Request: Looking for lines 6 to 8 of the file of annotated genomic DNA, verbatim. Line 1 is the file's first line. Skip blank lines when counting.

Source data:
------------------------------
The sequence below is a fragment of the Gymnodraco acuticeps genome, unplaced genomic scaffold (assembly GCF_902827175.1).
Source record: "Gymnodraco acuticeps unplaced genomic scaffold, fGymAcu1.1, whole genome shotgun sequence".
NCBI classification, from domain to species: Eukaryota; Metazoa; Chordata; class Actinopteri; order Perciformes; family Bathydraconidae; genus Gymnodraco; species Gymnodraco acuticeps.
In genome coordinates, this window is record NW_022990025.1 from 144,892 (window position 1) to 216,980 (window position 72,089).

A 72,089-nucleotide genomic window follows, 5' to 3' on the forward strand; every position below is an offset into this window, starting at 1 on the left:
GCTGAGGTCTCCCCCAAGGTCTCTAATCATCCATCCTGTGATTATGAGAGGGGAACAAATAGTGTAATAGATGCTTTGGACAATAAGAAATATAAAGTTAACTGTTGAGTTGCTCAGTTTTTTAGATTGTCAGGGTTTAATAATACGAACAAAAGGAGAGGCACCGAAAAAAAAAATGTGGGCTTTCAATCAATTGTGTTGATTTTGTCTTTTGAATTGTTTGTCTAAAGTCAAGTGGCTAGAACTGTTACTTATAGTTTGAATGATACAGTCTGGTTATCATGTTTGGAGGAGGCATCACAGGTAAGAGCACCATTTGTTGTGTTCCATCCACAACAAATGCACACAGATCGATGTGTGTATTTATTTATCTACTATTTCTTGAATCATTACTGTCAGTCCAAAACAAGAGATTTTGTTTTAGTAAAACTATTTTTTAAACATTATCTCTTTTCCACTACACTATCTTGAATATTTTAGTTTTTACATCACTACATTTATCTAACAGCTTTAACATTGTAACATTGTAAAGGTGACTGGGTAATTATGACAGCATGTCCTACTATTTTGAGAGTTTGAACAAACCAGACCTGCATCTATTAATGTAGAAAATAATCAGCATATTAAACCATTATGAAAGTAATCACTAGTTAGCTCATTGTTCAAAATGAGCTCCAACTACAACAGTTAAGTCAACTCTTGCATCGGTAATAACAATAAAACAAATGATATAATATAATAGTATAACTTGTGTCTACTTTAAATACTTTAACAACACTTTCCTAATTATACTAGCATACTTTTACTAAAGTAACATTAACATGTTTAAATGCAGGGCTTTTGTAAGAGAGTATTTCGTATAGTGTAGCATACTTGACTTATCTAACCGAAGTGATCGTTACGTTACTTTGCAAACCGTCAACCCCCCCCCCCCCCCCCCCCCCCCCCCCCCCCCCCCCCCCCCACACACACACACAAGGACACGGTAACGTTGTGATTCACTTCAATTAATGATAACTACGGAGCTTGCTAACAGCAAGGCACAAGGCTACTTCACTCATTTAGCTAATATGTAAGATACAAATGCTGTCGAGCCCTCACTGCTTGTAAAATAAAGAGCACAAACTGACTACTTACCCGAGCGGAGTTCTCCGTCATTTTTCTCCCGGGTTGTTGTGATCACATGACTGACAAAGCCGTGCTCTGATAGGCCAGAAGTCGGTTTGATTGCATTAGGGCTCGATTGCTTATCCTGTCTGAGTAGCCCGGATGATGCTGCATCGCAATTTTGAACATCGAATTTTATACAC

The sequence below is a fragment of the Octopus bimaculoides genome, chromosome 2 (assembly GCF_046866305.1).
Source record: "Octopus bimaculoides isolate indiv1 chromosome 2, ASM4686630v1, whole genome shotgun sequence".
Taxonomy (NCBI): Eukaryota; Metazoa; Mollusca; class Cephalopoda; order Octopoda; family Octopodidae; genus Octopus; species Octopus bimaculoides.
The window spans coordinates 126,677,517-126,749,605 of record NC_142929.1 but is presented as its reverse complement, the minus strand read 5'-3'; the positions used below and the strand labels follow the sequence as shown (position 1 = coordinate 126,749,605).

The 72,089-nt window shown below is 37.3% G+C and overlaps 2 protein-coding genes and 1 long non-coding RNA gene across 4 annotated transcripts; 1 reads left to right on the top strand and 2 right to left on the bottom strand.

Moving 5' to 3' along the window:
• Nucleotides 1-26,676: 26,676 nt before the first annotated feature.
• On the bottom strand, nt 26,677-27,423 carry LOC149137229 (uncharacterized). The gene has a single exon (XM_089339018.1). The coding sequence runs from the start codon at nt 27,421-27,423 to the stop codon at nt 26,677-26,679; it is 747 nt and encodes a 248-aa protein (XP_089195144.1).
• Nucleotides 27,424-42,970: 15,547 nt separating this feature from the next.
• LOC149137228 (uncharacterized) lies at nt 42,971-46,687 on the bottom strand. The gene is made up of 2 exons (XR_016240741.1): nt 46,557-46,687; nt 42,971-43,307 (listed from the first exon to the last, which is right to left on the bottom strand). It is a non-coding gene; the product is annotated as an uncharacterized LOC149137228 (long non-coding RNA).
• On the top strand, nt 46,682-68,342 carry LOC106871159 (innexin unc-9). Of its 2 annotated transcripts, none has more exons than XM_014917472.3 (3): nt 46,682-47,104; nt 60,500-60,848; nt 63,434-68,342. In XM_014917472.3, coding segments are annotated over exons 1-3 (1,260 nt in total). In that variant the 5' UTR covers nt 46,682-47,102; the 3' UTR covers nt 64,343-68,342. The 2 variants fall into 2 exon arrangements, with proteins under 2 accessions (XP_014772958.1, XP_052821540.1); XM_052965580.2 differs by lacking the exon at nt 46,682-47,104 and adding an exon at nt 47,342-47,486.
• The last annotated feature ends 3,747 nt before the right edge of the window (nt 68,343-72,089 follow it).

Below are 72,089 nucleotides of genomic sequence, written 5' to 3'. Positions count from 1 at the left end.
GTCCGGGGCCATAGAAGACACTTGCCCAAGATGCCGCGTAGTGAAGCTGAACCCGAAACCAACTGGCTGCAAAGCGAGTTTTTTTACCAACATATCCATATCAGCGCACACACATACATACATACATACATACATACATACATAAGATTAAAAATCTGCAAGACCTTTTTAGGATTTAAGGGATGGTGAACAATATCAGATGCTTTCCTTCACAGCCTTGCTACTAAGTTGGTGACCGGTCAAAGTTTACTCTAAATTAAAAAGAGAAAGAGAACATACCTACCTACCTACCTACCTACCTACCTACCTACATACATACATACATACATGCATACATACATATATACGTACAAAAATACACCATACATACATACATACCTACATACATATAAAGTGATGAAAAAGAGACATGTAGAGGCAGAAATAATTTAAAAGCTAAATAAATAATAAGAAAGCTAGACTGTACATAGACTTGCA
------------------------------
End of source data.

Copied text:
GCTGAGGTCTCCCCCAAGGTCTCTAATCATCCATCCTGTGATTATGAGAGGGGAACAAATAGTGTAATAGATGCTTTGGACAATAAGAAATATAAAGTTAACTGTTGAGTTGCTCAGTTTTTTAGATTGTCAGGGTTTAATAATACGAACAAAAGGAGAGGCACCGAAAAAAAAAATGTGGGCTTTCAATCAATTGTGTTGATTTTGTCTTTTGAATTGTTTGTCTAAAGTCAAGTGGCTAGAACTGTTACTTATAGTTTGAATGATACAGTCTGGTTATCATGTTTGGAGGAGGCATCACAGGTAAGAGCACCATTTGTTGTGTTCCATCCACAACAAATGCACACAGATCGATGTGTGTATTTATTTATCTACTATTTCTTGAATCATTACTGTCAGTCCAAAACAAGAGATTTTGTTTTAGTAAAACTATTTTTTAAACATTATCTCTTTTCCACTACACTATCTTGAATATTTTAGTTTTTACATCACTACATTTATCTAACAGCTTTAACATTGTAACATTGTAAAGGTGACTGGGTAATTATGACAGCATGTCCTACTATTTTGAGAGTTTGAACAAACCAGACCTGCATCTATTAATGTAGAAAATAATCAGCATATTAAACCATTATGAAAGTAATCACTAGTTAGCTCATTGTTCAAAATGAGCTCCAACTACAACAGTTAAGTCAACTCTTGCATCGGTAATAACAATAAAACAAATGATATAATATAATAGTATAACTTGTGTCTACTTTAAATACTTTAACAACACTTTCCTAATTATACTAGCATACTTTTACTAAAGTAACATTAACATGTTTAAATGCAGGGCTTTTGTAAGAGAGTATTTCGTATAGTGTAGCATACTTGACTTATCTAACCGAAGTGATCGTTACGTTACTTTGCAAACCGTCAACCCCCCCCCCCCCCCCCCCCCCCCCCCCCCCCCCCCCCCCCCACACACACACACAAGGACACGGTAACGTTGTGATTCACTTCAATTAATGATAACTACGGAGCTTGCTAACAGCAAGGCACAAGGCTACTTCACTCATTTAGCTAATATGTAAGATACAAATGCTGTCGAGCCCTCACTGCTTGTAAAATAAAGAGCACAAACTGACTACTTACCCGAGCGGAGTTCTCCGTCATTTTTCTCCCGGGTTGTTGTGATCACATGACTGACAAAGCCGTGCTCTGATAGGCCAGAAGTCGGTTTGATTGCATTAGGGCTCGATTGCTTATCCTGTCTGAGTAGCCCGGATGATGCTGCATCGCAATTTTGAACATCGAATTTTATACAC

The sequence below is a fragment of the Octopus bimaculoides genome, chromosome 2 (assembly GCF_046866305.1).
Source record: "Octopus bimaculoides isolate indiv1 chromosome 2, ASM4686630v1, whole genome shotgun sequence".